Tahlequah Daily Press

May 3, 2013

Lindsey attorney withdraws from case

Staff Writer

TAHLEQUAH — A Tahlequah attorney on Thursday was allowed to withdraw as defense counsel for a man accused of performing lewd acts to a child.

Attorney Jerry Moore has represented James “Jim” Neill Lindsey since Lindsey was formally charged in January 2012. But Moore in April filed a motion to withdraw as Lindsey’s counsel.

Lindsey later filed an objection to Moore’s request, saying he had paid Moore 80 percent of the agreed-upon fees to take the case through jury trial.

Prosecutors also objected and said Moore’s withdrawal would slow the judicial process and halt the alleged victim’s desire to move on with her life.

Moore, Lindsey and prosecutors argued their cases in front of District Judge Darrell Shepherd Thursday.

Shepherd asked Moore to provide a reason for asking to withdraw, but Moore insisted he didn’t want to say anything that would hurt his client. Instead, Moore said he felt as though his request was being made properly under state law, because he had notified both his client and state prosecutors before filing the motion.

Lindsey told Shepherd he was “shocked” and “shaken” by Moore’s request, and felt he had been misled by the attorney, whom Lindsey claimed “never really had the intention” of defending him through trial.

“I literally feel like a bride that’s been left at the altar,” Lindsey said.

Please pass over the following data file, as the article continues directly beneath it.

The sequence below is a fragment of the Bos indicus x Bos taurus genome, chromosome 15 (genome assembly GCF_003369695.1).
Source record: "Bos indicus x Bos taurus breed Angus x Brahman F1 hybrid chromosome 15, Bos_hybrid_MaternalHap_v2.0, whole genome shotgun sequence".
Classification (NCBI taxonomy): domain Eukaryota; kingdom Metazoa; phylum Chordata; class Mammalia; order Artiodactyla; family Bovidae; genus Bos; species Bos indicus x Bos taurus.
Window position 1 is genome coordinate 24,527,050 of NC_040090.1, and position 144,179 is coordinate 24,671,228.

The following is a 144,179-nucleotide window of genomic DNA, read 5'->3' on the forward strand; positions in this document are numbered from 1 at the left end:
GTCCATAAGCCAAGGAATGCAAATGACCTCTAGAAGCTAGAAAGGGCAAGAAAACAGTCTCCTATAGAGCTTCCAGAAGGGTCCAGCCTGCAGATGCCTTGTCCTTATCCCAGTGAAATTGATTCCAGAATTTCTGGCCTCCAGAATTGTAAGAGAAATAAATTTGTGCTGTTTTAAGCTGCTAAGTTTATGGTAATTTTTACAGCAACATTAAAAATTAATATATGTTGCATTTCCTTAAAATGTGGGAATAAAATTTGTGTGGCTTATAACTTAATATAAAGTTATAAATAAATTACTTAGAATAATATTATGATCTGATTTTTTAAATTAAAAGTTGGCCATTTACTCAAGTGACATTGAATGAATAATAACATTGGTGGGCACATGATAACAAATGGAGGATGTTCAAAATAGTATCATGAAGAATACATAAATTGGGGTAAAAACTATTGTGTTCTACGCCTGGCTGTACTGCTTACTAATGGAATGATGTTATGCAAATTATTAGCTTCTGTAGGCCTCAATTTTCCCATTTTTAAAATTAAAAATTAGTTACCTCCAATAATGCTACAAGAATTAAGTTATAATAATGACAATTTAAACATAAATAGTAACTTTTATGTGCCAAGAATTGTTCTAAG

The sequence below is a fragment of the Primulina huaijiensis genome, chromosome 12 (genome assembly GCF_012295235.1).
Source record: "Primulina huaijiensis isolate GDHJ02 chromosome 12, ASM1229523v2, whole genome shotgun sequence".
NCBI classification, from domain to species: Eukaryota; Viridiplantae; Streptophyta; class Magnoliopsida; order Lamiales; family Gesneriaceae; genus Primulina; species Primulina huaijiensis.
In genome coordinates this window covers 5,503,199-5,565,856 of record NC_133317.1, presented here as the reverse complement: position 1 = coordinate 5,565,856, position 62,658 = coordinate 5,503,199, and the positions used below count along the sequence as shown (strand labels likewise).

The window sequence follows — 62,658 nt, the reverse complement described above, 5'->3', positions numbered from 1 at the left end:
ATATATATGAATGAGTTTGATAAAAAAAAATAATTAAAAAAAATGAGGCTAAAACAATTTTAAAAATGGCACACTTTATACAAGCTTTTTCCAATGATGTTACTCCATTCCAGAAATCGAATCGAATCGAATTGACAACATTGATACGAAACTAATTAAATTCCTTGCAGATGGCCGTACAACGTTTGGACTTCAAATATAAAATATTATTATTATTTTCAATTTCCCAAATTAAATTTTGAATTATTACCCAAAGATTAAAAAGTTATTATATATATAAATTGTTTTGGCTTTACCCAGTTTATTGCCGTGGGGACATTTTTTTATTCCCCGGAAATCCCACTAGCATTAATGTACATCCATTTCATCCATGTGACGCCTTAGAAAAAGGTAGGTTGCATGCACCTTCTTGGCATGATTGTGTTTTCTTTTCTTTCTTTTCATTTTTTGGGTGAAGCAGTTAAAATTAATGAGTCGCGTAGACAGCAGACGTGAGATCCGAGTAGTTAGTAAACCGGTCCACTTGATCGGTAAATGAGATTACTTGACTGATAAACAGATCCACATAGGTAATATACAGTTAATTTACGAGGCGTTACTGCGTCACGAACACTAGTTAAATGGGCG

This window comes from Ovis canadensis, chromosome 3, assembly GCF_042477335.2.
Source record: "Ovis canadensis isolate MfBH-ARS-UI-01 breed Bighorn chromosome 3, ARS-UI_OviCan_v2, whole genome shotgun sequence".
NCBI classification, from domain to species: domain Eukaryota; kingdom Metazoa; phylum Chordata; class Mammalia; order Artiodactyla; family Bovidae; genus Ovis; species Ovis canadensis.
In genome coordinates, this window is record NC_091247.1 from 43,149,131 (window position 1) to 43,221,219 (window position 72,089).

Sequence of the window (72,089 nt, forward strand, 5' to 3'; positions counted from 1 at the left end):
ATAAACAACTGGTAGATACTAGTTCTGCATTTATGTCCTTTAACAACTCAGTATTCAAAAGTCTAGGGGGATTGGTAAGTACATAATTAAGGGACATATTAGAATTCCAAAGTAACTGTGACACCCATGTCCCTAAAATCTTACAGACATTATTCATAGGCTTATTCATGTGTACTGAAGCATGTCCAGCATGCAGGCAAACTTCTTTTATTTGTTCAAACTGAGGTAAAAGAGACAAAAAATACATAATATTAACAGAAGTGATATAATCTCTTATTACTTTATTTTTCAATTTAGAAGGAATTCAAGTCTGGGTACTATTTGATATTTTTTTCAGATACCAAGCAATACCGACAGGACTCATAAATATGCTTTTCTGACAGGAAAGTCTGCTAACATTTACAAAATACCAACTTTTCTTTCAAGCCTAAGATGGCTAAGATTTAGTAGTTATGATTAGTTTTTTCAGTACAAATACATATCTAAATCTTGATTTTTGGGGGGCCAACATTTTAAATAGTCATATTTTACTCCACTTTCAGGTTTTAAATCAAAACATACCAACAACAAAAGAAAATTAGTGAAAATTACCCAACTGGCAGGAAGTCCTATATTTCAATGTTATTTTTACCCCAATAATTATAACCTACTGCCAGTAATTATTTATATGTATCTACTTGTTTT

Assistant District Attorney Marena Doolittle told Shepherd she observed Moore during Lindsey’s preliminary hearing last year, and she felt Moore “represented his client well.” Prosecutors said their main concern is the alleged victim in the case, and how postponing the trial could affect her.

Lindsey told Shepherd if Moore was allowed to withdraw, he would not have time to hire a new attorney and prepare to face a jury by the scheduled May 20 trial. He also asked the judge to order Moore to refund the fees Lindsey has paid the attorney so far.

Shepherd asked Moore and Lindsey to talk with each other outside of the courtroom – though the judge acknowledged it would be “really uncomfortable” – and to try reaching some sort of agreement. Lindsey said he and Moore had not spoken since April, when Moore called to tell Lindsey he was asking to withdraw.

After several minutes outside the courtroom, Lindsey and Moore emerged, and Shepherd allowed Moore to withdraw. He also postponed Lindsey’s scheduled jury trial to allow Lindsey and a new defense attorney time to prepare.

After May’s two-week jury docket, the next scheduled trial docket will be in September.